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What if all our meat were grown in a lab? [Science and Technology Podcast]

Written by Christian Kurrer with Carys Lawrie,

Could laboratory-grown meat be the answer to our environmental problems, and how would this impact on the EU agricultural sector?

What if all our meat were grown in a lab?


Livestock production has an enormous environmental impact. The total land used for keeping animals and growing crops for their consumption amounts to around 30 % of the world’s ice-free land surface, and the livestock supply chain is responsible for about 14.5 % of global human-made greenhouse gas emissions that contribute to climate change. This is due to a number of factors, including the industry’s dependence on fossil fuels and its methane and nitrous oxide emissions. Chemical fertilisers are often used to intensify production, and synthetic nitrogen runoff pollutes waterways. Intensive cattle grazing can lead to land degradation.

If the global population approaches the predicted 10 billion by 2050, global food production will need to increase by 50 %. Moreover, economic development has historically led to increased consumption of animal protein, so it seems likely that meat consumption will increase in developing countries. This would exacerbate the negative environmental impact; for example, creating more space either to graze livestock or to grow crops to feed them is a major cause of deforestation, which results in biodiversity loss and carbon dioxide emissions. In response, many organisations advise a reduction in meat and dairy consumption in order to meet climate goals. However, a widespread shift to a plant-based diet would require millions of people to alter their dietary habits, and this is likely to take some time.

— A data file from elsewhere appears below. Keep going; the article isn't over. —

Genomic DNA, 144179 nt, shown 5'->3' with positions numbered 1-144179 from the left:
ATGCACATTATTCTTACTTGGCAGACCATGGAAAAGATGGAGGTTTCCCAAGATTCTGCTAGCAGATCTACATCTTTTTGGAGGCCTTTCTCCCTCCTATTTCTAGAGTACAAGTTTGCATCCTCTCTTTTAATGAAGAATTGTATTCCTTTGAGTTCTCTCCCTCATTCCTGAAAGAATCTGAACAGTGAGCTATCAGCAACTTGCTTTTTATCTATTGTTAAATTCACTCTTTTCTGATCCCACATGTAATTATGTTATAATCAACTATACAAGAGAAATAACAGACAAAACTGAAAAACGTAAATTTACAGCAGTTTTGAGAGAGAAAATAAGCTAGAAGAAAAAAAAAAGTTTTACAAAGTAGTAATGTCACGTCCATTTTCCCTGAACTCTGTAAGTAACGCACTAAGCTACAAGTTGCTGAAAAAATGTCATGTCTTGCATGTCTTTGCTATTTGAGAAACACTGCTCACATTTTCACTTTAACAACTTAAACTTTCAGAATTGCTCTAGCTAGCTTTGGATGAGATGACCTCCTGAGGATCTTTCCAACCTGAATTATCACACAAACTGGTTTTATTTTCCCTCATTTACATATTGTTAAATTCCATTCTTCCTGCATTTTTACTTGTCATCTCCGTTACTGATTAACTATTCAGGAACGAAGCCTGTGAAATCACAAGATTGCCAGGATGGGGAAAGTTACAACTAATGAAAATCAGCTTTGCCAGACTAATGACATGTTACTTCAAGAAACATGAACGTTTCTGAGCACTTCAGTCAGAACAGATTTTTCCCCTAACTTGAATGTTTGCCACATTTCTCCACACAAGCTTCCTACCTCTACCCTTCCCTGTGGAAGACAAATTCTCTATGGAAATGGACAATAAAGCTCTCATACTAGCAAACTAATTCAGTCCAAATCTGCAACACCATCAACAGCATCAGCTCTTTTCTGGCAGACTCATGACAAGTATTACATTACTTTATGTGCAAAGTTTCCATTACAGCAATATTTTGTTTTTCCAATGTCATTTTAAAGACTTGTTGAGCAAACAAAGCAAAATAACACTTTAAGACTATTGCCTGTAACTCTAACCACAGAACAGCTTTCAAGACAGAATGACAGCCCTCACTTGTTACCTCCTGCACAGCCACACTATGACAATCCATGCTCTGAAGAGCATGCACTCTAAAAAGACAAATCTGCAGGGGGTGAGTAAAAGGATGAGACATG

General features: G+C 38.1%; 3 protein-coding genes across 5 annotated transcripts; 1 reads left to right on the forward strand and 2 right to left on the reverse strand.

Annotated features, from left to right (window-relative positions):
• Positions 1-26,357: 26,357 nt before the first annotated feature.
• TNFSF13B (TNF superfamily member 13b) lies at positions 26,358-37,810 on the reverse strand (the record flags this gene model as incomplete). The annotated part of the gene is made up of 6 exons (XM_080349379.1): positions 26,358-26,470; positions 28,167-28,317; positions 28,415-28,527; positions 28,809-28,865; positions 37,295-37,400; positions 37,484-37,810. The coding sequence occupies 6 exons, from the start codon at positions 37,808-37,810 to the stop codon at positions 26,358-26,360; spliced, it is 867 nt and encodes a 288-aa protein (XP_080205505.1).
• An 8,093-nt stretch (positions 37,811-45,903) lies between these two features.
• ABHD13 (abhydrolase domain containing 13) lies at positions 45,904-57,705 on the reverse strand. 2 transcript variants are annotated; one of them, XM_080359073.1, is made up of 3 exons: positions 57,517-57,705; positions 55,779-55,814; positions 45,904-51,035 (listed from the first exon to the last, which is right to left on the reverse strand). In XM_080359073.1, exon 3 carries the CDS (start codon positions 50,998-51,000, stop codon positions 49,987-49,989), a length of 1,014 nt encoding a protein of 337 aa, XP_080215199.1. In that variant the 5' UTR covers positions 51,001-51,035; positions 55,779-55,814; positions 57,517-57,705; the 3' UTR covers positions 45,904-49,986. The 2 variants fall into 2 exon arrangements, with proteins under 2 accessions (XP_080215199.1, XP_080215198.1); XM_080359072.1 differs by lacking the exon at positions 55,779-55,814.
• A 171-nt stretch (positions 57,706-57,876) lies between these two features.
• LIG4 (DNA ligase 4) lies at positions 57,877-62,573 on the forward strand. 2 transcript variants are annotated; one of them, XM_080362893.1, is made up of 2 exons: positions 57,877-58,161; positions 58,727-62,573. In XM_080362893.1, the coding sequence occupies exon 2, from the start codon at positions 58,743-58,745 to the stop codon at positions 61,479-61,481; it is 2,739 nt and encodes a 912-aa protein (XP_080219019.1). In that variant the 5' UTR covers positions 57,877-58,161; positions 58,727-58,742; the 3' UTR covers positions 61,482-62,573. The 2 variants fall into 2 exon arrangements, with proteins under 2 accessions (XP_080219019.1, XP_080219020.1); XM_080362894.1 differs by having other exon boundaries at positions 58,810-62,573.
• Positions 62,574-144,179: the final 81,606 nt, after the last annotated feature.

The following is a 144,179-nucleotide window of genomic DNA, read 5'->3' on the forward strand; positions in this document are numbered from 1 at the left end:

Listen to podcast ‘What if all our meat were grown in a lab?

Laboratory-grown meat, often referred to as ‘cultured meat’, is an alternative to conventional meat, biologically identical but with a greatly reduced environmental impact. Lab-grown meat uses stem cell technology: a few cells are taken from a live animal and placed in a growth medium in a bioreactor where they proliferate independently. If meat cultured in this way became widely available, it could significantly alleviate the environmental problems currently caused by livestock production, but without requiring humans to alter their consumption patterns.